Right inverse, left inverse, binary operations

In summary, the conversation discusses the concept of left and right inverses in a binary operation on a set B, where the neutral element is denoted as p. It is stated that if an element in B has both a left and right inverse, they are equal. The conversation also touches on the importance of associativity in this concept, and the confusion caused by the use of arbitrary variables in the original definitions.
  • #1
Panphobia
435
13

Homework Statement


If * is a binary operation on a set B, and the domain of definition is B^2, if * is associative and the neutral element is p. If r and l are elements of b we can say that r is a left inverse of l under * iff r * l = p, and l is a right inverse of r iff l * r = p. Show that if an element of B has a left and right inverse, then they are equal.

The Attempt at a Solution


Does the neutral element have anything to do with finding the answer, also what does associativity have to do with finding the answer? All I can think of is since there is only one neutral element in *, r = p and l = p, but I don't think that is the answer.
 
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  • #2
Panphobia said:

Homework Statement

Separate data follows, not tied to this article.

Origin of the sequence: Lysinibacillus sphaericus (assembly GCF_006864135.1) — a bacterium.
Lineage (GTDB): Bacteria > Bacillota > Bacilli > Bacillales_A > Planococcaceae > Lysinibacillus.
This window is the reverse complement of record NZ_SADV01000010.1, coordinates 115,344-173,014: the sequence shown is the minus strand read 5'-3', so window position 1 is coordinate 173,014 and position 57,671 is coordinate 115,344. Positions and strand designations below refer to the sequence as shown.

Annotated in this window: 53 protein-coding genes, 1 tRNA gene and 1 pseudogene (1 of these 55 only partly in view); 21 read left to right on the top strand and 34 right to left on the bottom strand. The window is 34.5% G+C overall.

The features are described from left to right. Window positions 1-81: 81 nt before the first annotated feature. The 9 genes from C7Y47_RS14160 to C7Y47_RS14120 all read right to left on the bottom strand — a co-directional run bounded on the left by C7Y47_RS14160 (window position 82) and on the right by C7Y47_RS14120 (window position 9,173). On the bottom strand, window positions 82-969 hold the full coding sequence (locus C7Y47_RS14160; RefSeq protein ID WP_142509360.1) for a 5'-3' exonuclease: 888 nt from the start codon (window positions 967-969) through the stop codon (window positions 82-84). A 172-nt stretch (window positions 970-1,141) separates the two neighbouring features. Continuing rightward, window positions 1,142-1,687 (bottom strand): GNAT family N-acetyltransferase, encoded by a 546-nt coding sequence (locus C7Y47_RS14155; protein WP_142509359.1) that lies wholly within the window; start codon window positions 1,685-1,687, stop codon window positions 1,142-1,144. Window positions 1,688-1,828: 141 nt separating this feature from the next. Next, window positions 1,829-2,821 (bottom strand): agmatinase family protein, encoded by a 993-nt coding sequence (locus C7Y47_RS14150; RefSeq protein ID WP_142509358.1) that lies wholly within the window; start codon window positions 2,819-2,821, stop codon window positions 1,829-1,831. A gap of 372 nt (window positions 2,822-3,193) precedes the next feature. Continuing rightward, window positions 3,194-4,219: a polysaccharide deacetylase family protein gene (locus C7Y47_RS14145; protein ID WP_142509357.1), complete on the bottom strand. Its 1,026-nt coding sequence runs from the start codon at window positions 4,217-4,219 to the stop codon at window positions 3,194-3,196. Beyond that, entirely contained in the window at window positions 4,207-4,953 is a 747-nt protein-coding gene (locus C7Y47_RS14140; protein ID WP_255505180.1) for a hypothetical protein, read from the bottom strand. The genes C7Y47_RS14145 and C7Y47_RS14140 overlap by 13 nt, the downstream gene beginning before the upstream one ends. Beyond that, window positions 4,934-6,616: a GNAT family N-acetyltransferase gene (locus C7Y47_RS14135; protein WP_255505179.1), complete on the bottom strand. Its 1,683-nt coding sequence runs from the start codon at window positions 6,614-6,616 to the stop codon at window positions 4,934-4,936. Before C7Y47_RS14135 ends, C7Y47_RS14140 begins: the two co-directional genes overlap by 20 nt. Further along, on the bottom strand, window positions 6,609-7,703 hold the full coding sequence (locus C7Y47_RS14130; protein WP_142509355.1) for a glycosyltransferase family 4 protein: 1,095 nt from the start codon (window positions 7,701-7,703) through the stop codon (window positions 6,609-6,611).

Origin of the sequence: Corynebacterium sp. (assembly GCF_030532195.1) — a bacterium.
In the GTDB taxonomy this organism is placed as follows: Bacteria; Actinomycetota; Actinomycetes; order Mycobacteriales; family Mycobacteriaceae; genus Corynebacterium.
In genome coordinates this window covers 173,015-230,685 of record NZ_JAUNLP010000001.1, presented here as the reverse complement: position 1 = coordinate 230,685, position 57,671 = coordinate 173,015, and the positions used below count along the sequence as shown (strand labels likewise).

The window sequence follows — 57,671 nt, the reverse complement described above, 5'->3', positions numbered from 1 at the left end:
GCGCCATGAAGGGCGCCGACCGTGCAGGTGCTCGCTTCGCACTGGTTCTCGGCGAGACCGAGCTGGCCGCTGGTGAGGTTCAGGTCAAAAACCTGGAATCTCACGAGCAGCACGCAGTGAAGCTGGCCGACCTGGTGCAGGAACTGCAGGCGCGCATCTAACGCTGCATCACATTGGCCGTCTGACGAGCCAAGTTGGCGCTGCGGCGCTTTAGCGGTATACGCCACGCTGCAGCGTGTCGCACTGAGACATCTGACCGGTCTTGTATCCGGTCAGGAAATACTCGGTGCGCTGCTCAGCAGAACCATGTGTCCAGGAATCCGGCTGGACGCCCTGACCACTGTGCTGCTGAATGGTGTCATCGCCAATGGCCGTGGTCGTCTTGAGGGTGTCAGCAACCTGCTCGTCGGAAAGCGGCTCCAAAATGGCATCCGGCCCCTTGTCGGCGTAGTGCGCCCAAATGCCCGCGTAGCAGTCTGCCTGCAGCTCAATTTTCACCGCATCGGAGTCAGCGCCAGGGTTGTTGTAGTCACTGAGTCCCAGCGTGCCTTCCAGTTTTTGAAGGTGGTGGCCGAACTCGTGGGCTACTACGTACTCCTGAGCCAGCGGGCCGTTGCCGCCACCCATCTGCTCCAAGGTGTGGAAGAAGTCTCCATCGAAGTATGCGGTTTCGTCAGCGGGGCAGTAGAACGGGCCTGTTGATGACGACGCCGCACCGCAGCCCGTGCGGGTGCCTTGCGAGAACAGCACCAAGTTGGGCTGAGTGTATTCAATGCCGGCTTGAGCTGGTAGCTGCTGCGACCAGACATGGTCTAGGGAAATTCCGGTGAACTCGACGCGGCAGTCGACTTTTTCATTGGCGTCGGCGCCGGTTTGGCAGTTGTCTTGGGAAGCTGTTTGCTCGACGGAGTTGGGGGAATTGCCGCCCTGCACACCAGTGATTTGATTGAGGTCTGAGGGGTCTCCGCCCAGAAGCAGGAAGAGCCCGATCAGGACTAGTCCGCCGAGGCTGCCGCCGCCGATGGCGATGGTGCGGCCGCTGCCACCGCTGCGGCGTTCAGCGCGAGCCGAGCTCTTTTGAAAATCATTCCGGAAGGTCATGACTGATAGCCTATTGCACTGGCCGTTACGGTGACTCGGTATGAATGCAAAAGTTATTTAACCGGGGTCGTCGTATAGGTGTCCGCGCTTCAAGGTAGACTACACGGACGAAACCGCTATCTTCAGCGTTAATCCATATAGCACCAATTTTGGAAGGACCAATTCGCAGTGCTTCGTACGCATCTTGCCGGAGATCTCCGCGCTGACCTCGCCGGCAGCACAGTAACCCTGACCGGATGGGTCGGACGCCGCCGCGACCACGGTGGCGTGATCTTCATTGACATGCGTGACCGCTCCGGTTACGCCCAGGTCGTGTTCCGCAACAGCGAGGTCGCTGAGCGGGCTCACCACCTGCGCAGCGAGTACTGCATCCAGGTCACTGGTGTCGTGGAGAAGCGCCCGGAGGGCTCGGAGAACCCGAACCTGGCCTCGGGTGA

If * is a binary operation on a set B, and the domain of definition is B^2, if * is associative and the neutral element is p. If r and l are elements of b we can say that r is a left inverse of l under * iff r * l = p, and l is a right inverse of r iff l * = p. Show that if an element of B has a left and right inverse, then they are equal.


The Attempt at a Solution


Does the neutral element have anything to do with finding the answer, also what does associativity have to do with finding the answer? All I can think of is since there is only one neutral element in *, r = p and l = p, but I don't think that is the answer.

Sure, you have to assume there is a neutral element p, so that for any x, x*p=p*x=x. Now suppose r is a right inverse of x (so x*r=p) and l is a left inverse of x (so l*x=p). Associativity tells you (l*x)*r=l*(x*r), yes? So?
 
  • #3
Does it matter than the question say l * r = p and r * l = p, where does the x come from? would this mean (l * r) * l = l * (r * l)?
 
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  • #4
Panphobia said:
Does it matter than the question say l * r = p and r * l = p, where does the x come from? would this mean (l * r) * l = l * (r * l)?

The letters were confusing and I changed them. Your writing (l * r) * l = l * (r * l) shows why. The definitions you've got are using 'l' to be a symbol for both the right and left inverse. They are two different things. Those definitions mean something independent of the particular symbols used. Suppose I tell you that b is a right inverse of c. Let's keep the symbol 'p' to mean the neutral element, though I probably would have used the symbol '1' instead. It's more suggestive. What does that mean?
 
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  • #5
Then why in the question is l * r = p, and r * l = p defined? btw r and l do not mean right and left inverse, they are arbitrary variables, the question says, "l is left inverse of r under * iff l * r = p, and l is a right inverse of r under * iff r * l = p". It is kind of confusing.
 
  • #6